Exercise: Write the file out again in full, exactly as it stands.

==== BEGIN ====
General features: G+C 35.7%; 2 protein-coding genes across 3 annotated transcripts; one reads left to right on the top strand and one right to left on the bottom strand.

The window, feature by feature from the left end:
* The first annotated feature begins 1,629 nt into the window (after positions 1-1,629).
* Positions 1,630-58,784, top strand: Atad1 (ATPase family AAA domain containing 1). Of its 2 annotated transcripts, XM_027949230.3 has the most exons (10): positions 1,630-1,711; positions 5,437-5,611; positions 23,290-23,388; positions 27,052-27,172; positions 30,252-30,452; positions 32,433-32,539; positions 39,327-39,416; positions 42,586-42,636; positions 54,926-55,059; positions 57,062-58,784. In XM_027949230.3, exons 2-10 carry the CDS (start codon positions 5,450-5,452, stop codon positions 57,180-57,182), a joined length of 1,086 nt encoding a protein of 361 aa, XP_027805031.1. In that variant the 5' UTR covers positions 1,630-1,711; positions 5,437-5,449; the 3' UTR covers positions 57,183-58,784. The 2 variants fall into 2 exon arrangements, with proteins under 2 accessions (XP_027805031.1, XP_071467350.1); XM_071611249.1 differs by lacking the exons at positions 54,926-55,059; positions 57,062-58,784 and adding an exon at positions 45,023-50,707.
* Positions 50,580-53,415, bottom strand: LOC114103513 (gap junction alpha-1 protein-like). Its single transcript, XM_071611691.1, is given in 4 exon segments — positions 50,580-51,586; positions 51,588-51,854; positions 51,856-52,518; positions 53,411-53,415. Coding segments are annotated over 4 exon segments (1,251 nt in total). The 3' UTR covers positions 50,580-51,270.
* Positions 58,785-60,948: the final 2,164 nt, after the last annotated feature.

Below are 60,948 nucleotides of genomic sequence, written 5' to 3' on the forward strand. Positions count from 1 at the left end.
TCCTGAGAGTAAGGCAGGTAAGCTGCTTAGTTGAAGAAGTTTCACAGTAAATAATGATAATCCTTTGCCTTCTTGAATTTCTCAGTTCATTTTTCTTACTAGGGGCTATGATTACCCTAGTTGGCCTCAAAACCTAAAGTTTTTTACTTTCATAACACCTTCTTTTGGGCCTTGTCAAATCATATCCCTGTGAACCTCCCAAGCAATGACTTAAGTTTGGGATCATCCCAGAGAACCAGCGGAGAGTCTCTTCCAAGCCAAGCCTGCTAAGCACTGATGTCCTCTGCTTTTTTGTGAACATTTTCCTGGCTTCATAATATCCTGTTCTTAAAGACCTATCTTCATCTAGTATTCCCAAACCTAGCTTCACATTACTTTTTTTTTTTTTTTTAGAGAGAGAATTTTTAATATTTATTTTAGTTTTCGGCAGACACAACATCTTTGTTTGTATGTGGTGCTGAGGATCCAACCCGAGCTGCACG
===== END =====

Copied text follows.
General features: G+C 35.7%; 2 protein-coding genes across 3 annotated transcripts; one reads left to right on the top strand and one right to left on the bottom strand.

The window, feature by feature from the left end:
* The first annotated feature begins 1,629 nt into the window (after positions 1-1,629).
* Positions 1,630-58,784, top strand: Atad1 (ATPase family AAA domain containing 1). Of its 2 annotated transcripts, XM_027949230.3 has the most exons (10): positions 1,630-1,711; positions 5,437-5,611; positions 23,290-23,388; positions 27,052-27,172; positions 30,252-30,452; positions 32,433-32,539; positions 39,327-39,416; positions 42,586-42,636; positions 54,926-55,059; positions 57,062-58,784. In XM_027949230.3, exons 2-10 carry the CDS (start codon positions 5,450-5,452, stop codon positions 57,180-57,182), a joined length of 1,086 nt encoding a protein of 361 aa, XP_027805031.1. In that variant the 5' UTR covers positions 1,630-1,711; positions 5,437-5,449; the 3' UTR covers positions 57,183-58,784. The 2 variants fall into 2 exon arrangements, with proteins under 2 accessions (XP_027805031.1, XP_071467350.1); XM_071611249.1 differs by lacking the exons at positions 54,926-55,059; positions 57,062-58,784 and adding an exon at positions 45,023-50,707.
* Positions 50,580-53,415, bottom strand: LOC114103513 (gap junction alpha-1 protein-like). Its single transcript, XM_071611691.1, is given in 4 exon segments — positions 50,580-51,586; positions 51,588-51,854; positions 51,856-52,518; positions 53,411-53,415. Coding segments are annotated over 4 exon segments (1,251 nt in total). The 3' UTR covers positions 50,580-51,270.
* Positions 58,785-60,948: the final 2,164 nt, after the last annotated feature.

Below are 60,948 nucleotides of genomic sequence, written 5' to 3' on the forward strand. Positions count from 1 at the left end.
TCCTGAGAGTAAGGCAGGTAAGCTGCTTAGTTGAAGAAGTTTCACAGTAAATAATGATAATCCTTTGCCTTCTTGAATTTCTCAGTTCATTTTTCTTACTAGGGGCTATGATTACCCTAGTTGGCCTCAAAACCTAAAGTTTTTTACTTTCATAACACCTTCTTTTGGGCCTTGTCAAATCATATCCCTGTGAACCTCCCAAGCAATGACTTAAGTTTGGGATCATCCCAGAGAACCAGCGGAGAGTCTCTTCCAAGCCAAGCCTGCTAAGCACTGATGTCCTCTGCTTTTTTGTGAACATTTTCCTGGCTTCATAATATCCTGTTCTTAAAGACCTATCTTCATCTAGTATTCCCAAACCTAGCTTCACATTACTTTTTTTTTTTTTTTTAGAGAGAGAATTTTTAATATTTATTTTAGTTTTCGGCAGACACAACATCTTTGTTTGTATGTGGTGCTGAGGATCCAACCCGAGCTGCACG